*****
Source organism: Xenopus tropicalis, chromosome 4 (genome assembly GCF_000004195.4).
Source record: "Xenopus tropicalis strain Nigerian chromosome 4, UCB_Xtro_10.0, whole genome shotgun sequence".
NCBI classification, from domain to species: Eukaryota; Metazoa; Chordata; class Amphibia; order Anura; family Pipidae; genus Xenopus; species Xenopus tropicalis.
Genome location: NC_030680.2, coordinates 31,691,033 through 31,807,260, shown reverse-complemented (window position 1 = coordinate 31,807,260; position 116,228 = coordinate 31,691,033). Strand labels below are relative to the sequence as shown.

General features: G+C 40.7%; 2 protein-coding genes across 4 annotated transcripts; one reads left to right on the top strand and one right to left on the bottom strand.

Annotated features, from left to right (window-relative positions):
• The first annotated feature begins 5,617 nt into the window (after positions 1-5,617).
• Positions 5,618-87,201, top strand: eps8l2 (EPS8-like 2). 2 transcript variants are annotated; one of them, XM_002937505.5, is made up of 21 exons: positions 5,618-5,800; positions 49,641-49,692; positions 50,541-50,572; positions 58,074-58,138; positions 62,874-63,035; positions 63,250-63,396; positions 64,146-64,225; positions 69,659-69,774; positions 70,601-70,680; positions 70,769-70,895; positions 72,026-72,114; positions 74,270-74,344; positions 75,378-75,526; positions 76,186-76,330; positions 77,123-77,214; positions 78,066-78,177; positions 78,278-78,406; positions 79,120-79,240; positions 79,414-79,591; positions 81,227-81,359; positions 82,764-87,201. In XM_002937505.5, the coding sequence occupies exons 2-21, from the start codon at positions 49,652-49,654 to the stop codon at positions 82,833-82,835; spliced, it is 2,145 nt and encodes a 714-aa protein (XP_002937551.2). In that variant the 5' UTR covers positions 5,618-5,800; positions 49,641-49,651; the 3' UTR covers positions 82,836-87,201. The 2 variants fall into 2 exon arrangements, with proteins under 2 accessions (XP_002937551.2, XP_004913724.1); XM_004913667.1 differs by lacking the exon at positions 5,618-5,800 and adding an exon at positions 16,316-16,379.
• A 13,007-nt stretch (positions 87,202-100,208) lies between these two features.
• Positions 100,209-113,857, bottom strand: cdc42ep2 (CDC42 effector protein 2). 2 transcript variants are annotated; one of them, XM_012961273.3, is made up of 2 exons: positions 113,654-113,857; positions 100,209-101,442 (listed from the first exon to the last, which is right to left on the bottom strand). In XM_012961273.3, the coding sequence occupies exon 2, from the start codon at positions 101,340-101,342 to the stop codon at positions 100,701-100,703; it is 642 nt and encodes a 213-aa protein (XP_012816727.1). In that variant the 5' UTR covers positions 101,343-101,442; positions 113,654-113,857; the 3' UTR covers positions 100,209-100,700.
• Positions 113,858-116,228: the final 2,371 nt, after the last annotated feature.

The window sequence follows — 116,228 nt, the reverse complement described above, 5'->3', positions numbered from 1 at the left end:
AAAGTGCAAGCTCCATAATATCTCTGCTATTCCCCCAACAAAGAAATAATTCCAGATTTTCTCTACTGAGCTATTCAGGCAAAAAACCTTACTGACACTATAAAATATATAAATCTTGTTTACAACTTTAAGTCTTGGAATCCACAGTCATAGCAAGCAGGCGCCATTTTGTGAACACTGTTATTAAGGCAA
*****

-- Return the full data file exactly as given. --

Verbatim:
Source organism: Xenopus tropicalis, chromosome 4 (genome assembly GCF_000004195.4).
Source record: "Xenopus tropicalis strain Nigerian chromosome 4, UCB_Xtro_10.0, whole genome shotgun sequence".
NCBI classification, from domain to species: Eukaryota; Metazoa; Chordata; class Amphibia; order Anura; family Pipidae; genus Xenopus; species Xenopus tropicalis.
Genome location: NC_030680.2, coordinates 31,691,033 through 31,807,260, shown reverse-complemented (window position 1 = coordinate 31,807,260; position 116,228 = coordinate 31,691,033). Strand labels below are relative to the sequence as shown.

General features: G+C 40.7%; 2 protein-coding genes across 4 annotated transcripts; one reads left to right on the top strand and one right to left on the bottom strand.

Annotated features, from left to right (window-relative positions):
• The first annotated feature begins 5,617 nt into the window (after positions 1-5,617).
• Positions 5,618-87,201, top strand: eps8l2 (EPS8-like 2). 2 transcript variants are annotated; one of them, XM_002937505.5, is made up of 21 exons: positions 5,618-5,800; positions 49,641-49,692; positions 50,541-50,572; positions 58,074-58,138; positions 62,874-63,035; positions 63,250-63,396; positions 64,146-64,225; positions 69,659-69,774; positions 70,601-70,680; positions 70,769-70,895; positions 72,026-72,114; positions 74,270-74,344; positions 75,378-75,526; positions 76,186-76,330; positions 77,123-77,214; positions 78,066-78,177; positions 78,278-78,406; positions 79,120-79,240; positions 79,414-79,591; positions 81,227-81,359; positions 82,764-87,201. In XM_002937505.5, the coding sequence occupies exons 2-21, from the start codon at positions 49,652-49,654 to the stop codon at positions 82,833-82,835; spliced, it is 2,145 nt and encodes a 714-aa protein (XP_002937551.2). In that variant the 5' UTR covers positions 5,618-5,800; positions 49,641-49,651; the 3' UTR covers positions 82,836-87,201. The 2 variants fall into 2 exon arrangements, with proteins under 2 accessions (XP_002937551.2, XP_004913724.1); XM_004913667.1 differs by lacking the exon at positions 5,618-5,800 and adding an exon at positions 16,316-16,379.
• A 13,007-nt stretch (positions 87,202-100,208) lies between these two features.
• Positions 100,209-113,857, bottom strand: cdc42ep2 (CDC42 effector protein 2). 2 transcript variants are annotated; one of them, XM_012961273.3, is made up of 2 exons: positions 113,654-113,857; positions 100,209-101,442 (listed from the first exon to the last, which is right to left on the bottom strand). In XM_012961273.3, the coding sequence occupies exon 2, from the start codon at positions 101,340-101,342 to the stop codon at positions 100,701-100,703; it is 642 nt and encodes a 213-aa protein (XP_012816727.1). In that variant the 5' UTR covers positions 101,343-101,442; positions 113,654-113,857; the 3' UTR covers positions 100,209-100,700.
• Positions 113,858-116,228: the final 2,371 nt, after the last annotated feature.

The window sequence follows — 116,228 nt, the reverse complement described above, 5'->3', positions numbered from 1 at the left end:
AAAGTGCAAGCTCCATAATATCTCTGCTATTCCCCCAACAAAGAAATAATTCCAGATTTTCTCTACTGAGCTATTCAGGCAAAAAACCTTACTGACACTATAAAATATATAAATCTTGTTTACAACTTTAAGTCTTGGAATCCACAGTCATAGCAAGCAGGCGCCATTTTGTGAACACTGTTATTAAGGCAA